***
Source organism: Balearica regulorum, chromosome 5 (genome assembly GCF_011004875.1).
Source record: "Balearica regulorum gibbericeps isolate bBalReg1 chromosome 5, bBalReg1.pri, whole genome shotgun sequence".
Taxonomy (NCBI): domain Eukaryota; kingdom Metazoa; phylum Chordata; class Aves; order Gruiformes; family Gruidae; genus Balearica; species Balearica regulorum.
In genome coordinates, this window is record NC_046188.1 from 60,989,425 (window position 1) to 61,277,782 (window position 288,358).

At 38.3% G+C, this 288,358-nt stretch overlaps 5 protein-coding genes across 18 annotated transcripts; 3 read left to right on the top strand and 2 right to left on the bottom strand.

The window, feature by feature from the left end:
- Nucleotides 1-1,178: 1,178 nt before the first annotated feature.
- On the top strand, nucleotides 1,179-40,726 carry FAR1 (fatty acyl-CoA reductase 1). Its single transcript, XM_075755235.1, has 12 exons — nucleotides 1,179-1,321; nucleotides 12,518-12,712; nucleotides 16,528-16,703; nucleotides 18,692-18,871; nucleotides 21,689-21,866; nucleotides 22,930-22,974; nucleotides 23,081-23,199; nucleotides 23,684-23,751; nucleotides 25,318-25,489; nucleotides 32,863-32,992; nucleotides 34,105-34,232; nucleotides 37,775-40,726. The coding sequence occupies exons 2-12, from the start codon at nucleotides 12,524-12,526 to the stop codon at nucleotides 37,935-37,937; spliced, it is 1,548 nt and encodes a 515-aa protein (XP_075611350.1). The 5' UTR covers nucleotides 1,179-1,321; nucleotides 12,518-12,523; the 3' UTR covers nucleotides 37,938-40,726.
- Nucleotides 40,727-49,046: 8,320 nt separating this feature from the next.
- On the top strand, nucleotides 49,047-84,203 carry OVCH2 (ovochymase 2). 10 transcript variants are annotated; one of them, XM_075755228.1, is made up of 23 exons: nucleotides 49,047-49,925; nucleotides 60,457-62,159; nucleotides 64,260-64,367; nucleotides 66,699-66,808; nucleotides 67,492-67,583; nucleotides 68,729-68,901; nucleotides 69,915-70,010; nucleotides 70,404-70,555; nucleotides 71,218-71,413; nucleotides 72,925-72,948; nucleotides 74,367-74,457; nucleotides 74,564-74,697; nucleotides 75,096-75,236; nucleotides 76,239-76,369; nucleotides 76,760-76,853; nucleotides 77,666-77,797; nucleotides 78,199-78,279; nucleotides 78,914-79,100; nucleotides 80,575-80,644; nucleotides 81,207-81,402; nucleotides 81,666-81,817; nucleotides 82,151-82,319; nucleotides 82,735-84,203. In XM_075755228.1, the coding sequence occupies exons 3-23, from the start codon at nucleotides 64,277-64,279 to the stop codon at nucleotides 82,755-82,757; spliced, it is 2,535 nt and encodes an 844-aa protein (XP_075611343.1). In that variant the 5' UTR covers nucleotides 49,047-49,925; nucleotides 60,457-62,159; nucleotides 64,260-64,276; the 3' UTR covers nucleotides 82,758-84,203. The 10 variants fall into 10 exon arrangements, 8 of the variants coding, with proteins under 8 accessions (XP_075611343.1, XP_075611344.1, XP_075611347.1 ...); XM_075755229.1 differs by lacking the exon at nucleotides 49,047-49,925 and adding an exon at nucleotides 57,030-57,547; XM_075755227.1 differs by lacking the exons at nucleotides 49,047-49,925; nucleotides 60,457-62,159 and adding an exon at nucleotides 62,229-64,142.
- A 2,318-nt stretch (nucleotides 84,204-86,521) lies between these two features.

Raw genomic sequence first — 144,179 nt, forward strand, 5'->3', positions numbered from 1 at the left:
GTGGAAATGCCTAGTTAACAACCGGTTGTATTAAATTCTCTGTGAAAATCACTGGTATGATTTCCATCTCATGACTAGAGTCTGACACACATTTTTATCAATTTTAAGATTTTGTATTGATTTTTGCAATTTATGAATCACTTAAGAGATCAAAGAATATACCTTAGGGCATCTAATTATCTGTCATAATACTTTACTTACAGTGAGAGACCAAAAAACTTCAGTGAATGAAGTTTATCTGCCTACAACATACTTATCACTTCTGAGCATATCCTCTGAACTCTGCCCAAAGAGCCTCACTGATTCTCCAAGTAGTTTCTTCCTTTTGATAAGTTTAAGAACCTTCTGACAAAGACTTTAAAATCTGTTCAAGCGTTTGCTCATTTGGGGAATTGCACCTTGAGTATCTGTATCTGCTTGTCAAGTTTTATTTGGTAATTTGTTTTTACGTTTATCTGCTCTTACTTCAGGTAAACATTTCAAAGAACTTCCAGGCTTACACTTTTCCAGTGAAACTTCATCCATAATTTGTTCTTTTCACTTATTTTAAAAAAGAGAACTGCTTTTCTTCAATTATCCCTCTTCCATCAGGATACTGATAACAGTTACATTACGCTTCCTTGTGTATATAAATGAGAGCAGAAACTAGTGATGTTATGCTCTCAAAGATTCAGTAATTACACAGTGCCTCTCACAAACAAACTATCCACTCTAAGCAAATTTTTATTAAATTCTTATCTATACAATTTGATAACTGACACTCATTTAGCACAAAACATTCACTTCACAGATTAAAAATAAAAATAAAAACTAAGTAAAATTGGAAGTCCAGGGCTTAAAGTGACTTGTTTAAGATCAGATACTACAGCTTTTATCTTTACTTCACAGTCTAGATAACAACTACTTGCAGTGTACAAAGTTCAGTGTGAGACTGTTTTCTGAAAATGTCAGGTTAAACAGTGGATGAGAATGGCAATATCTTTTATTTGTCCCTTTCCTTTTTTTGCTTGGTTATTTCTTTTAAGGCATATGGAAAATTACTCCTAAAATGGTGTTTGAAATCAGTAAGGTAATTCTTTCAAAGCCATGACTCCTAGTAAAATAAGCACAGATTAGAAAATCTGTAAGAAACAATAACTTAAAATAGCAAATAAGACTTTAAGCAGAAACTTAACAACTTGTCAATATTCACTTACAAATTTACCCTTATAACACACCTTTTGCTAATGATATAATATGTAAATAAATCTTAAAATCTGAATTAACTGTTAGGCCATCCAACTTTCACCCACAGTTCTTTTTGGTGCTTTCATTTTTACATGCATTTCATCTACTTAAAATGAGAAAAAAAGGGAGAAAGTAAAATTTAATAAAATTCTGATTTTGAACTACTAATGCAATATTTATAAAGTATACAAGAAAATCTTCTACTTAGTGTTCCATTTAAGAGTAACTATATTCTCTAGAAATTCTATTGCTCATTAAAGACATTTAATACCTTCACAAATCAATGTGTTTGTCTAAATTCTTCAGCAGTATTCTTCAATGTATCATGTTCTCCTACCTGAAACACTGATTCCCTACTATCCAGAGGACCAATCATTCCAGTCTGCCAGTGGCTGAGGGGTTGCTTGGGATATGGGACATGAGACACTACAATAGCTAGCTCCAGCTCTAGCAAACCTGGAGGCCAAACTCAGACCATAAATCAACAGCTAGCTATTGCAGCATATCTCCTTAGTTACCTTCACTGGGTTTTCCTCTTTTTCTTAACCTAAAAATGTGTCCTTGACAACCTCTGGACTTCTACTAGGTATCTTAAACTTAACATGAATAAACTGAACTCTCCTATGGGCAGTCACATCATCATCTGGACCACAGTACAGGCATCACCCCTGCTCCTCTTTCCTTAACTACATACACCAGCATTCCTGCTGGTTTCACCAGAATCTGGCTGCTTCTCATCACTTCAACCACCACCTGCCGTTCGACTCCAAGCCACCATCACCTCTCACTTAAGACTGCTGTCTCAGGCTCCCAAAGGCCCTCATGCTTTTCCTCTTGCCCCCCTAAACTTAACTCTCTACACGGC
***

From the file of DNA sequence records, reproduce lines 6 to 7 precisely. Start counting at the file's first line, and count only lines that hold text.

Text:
The window, feature by feature from the left end:
- Nucleotides 1-1,178: 1,178 nt before the first annotated feature.